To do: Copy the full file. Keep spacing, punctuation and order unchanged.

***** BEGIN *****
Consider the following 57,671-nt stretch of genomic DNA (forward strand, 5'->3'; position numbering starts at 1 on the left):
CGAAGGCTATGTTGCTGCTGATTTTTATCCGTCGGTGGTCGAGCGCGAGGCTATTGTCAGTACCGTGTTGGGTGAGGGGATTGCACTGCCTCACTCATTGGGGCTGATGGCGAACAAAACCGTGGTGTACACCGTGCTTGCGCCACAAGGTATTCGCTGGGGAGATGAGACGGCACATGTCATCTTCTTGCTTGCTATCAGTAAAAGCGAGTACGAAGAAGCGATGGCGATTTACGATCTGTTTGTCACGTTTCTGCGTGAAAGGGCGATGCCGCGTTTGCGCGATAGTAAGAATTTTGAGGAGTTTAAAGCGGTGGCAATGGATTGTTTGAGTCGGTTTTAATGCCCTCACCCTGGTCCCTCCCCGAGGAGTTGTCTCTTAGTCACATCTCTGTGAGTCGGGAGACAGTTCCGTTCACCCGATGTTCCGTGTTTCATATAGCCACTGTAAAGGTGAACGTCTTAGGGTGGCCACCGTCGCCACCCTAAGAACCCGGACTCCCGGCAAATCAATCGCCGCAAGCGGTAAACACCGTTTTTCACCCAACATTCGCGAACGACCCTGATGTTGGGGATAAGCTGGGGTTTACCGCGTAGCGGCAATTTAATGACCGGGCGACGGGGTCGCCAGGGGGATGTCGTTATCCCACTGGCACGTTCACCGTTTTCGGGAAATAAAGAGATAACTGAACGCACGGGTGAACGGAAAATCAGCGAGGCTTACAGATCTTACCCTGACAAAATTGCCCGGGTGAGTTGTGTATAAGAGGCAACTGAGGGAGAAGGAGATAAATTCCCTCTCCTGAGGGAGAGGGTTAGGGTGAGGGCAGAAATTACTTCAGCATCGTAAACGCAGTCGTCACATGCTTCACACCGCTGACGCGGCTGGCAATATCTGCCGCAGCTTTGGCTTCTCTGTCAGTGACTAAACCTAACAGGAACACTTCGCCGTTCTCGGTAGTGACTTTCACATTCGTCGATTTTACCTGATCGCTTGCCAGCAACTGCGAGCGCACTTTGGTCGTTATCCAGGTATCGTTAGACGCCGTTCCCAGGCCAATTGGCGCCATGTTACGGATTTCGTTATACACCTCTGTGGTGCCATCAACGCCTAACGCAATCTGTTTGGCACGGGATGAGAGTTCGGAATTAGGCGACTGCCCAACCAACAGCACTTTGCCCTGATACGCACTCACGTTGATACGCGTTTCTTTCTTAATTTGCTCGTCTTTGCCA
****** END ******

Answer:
Consider the following 57,671-nt stretch of genomic DNA (forward strand, 5'->3'; position numbering starts at 1 on the left):
CGAAGGCTATGTTGCTGCTGATTTTTATCCGTCGGTGGTCGAGCGCGAGGCTATTGTCAGTACCGTGTTGGGTGAGGGGATTGCACTGCCTCACTCATTGGGGCTGATGGCGAACAAAACCGTGGTGTACACCGTGCTTGCGCCACAAGGTATTCGCTGGGGAGATGAGACGGCACATGTCATCTTCTTGCTTGCTATCAGTAAAAGCGAGTACGAAGAAGCGATGGCGATTTACGATCTGTTTGTCACGTTTCTGCGTGAAAGGGCGATGCCGCGTTTGCGCGATAGTAAGAATTTTGAGGAGTTTAAAGCGGTGGCAATGGATTGTTTGAGTCGGTTTTAATGCCCTCACCCTGGTCCCTCCCCGAGGAGTTGTCTCTTAGTCACATCTCTGTGAGTCGGGAGACAGTTCCGTTCACCCGATGTTCCGTGTTTCATATAGCCACTGTAAAGGTGAACGTCTTAGGGTGGCCACCGTCGCCACCCTAAGAACCCGGACTCCCGGCAAATCAATCGCCGCAAGCGGTAAACACCGTTTTTCACCCAACATTCGCGAACGACCCTGATGTTGGGGATAAGCTGGGGTTTACCGCGTAGCGGCAATTTAATGACCGGGCGACGGGGTCGCCAGGGGGATGTCGTTATCCCACTGGCACGTTCACCGTTTTCGGGAAATAAAGAGATAACTGAACGCACGGGTGAACGGAAAATCAGCGAGGCTTACAGATCTTACCCTGACAAAATTGCCCGGGTGAGTTGTGTATAAGAGGCAACTGAGGGAGAAGGAGATAAATTCCCTCTCCTGAGGGAGAGGGTTAGGGTGAGGGCAGAAATTACTTCAGCATCGTAAACGCAGTCGTCACATGCTTCACACCGCTGACGCGGCTGGCAATATCTGCCGCAGCTTTGGCTTCTCTGTCAGTGACTAAACCTAACAGGAACACTTCGCCGTTCTCGGTAGTGACTTTCACATTCGTCGATTTTACCTGATCGCTTGCCAGCAACTGCGAGCGCACTTTGGTCGTTATCCAGGTATCGTTAGACGCCGTTCCCAGGCCAATTGGCGCCATGTTACGGATTTCGTTATACACCTCTGTGGTGCCATCAACGCCTAACGCAATCTGTTTGGCACGGGATGAGAGTTCGGAATTAGGCGACTGCCCAACCAACAGCACTTTGCCCTGATACGCACTCACGTTGATACGCGTTTCTTTCTTAATTTGCTCGTCTTTGCCA